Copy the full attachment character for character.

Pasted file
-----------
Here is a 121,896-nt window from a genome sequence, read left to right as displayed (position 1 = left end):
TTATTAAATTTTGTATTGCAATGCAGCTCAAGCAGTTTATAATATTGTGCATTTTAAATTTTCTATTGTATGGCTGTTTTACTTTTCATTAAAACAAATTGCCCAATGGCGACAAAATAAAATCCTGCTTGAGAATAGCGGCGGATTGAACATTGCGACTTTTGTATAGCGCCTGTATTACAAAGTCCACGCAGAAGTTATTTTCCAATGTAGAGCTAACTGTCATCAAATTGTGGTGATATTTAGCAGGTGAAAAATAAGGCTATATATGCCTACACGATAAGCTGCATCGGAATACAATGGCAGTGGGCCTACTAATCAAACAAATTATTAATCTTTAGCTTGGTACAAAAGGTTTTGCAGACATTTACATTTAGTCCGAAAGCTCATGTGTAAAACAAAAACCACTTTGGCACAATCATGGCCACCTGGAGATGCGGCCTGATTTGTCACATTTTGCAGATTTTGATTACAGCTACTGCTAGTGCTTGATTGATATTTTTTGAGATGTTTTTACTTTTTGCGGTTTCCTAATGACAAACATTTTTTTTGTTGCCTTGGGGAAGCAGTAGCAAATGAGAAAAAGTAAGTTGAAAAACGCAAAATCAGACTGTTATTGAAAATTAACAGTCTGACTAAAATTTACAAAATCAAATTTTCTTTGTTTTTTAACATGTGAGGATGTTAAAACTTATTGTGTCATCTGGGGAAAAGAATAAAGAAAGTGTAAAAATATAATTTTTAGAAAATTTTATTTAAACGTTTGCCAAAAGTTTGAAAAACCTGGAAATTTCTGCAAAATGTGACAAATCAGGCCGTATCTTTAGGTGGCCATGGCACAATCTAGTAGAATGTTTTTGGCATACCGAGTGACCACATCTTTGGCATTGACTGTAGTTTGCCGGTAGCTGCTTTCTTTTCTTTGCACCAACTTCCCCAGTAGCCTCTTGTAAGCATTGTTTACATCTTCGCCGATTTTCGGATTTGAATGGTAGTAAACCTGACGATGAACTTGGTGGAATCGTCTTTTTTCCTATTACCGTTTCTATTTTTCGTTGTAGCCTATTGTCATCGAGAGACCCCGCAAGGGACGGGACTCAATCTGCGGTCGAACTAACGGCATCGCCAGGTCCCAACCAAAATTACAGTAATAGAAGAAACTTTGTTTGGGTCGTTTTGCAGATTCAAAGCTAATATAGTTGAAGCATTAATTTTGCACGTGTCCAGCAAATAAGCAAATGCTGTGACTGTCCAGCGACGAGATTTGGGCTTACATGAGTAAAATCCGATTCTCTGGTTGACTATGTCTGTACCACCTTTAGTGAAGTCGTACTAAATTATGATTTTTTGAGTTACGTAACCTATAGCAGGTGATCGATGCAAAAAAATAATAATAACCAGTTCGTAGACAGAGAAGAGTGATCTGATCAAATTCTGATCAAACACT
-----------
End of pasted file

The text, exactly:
Here is a 121,896-nt window from a genome sequence, read left to right as displayed (position 1 = left end):
TTATTAAATTTTGTATTGCAATGCAGCTCAAGCAGTTTATAATATTGTGCATTTTAAATTTTCTATTGTATGGCTGTTTTACTTTTCATTAAAACAAATTGCCCAATGGCGACAAAATAAAATCCTGCTTGAGAATAGCGGCGGATTGAACATTGCGACTTTTGTATAGCGCCTGTATTACAAAGTCCACGCAGAAGTTATTTTCCAATGTAGAGCTAACTGTCATCAAATTGTGGTGATATTTAGCAGGTGAAAAATAAGGCTATATATGCCTACACGATAAGCTGCATCGGAATACAATGGCAGTGGGCCTACTAATCAAACAAATTATTAATCTTTAGCTTGGTACAAAAGGTTTTGCAGACATTTACATTTAGTCCGAAAGCTCATGTGTAAAACAAAAACCACTTTGGCACAATCATGGCCACCTGGAGATGCGGCCTGATTTGTCACATTTTGCAGATTTTGATTACAGCTACTGCTAGTGCTTGATTGATATTTTTTGAGATGTTTTTACTTTTTGCGGTTTCCTAATGACAAACATTTTTTTTGTTGCCTTGGGGAAGCAGTAGCAAATGAGAAAAAGTAAGTTGAAAAACGCAAAATCAGACTGTTATTGAAAATTAACAGTCTGACTAAAATTTACAAAATCAAATTTTCTTTGTTTTTTAACATGTGAGGATGTTAAAACTTATTGTGTCATCTGGGGAAAAGAATAAAGAAAGTGTAAAAATATAATTTTTAGAAAATTTTATTTAAACGTTTGCCAAAAGTTTGAAAAACCTGGAAATTTCTGCAAAATGTGACAAATCAGGCCGTATCTTTAGGTGGCCATGGCACAATCTAGTAGAATGTTTTTGGCATACCGAGTGACCACATCTTTGGCATTGACTGTAGTTTGCCGGTAGCTGCTTTCTTTTCTTTGCACCAACTTCCCCAGTAGCCTCTTGTAAGCATTGTTTACATCTTCGCCGATTTTCGGATTTGAATGGTAGTAAACCTGACGATGAACTTGGTGGAATCGTCTTTTTTCCTATTACCGTTTCTATTTTTCGTTGTAGCCTATTGTCATCGAGAGACCCCGCAAGGGACGGGACTCAATCTGCGGTCGAACTAACGGCATCGCCAGGTCCCAACCAAAATTACAGTAATAGAAGAAACTTTGTTTGGGTCGTTTTGCAGATTCAAAGCTAATATAGTTGAAGCATTAATTTTGCACGTGTCCAGCAAATAAGCAAATGCTGTGACTGTCCAGCGACGAGATTTGGGCTTACATGAGTAAAATCCGATTCTCTGGTTGACTATGTCTGTACCACCTTTAGTGAAGTCGTACTAAATTATGATTTTTTGAGTTACGTAACCTATAGCAGGTGATCGATGCAAAAAAATAATAATAACCAGTTCGTAGACAGAGAAGAGTGATCTGATCAAATTCTGATCAAACACT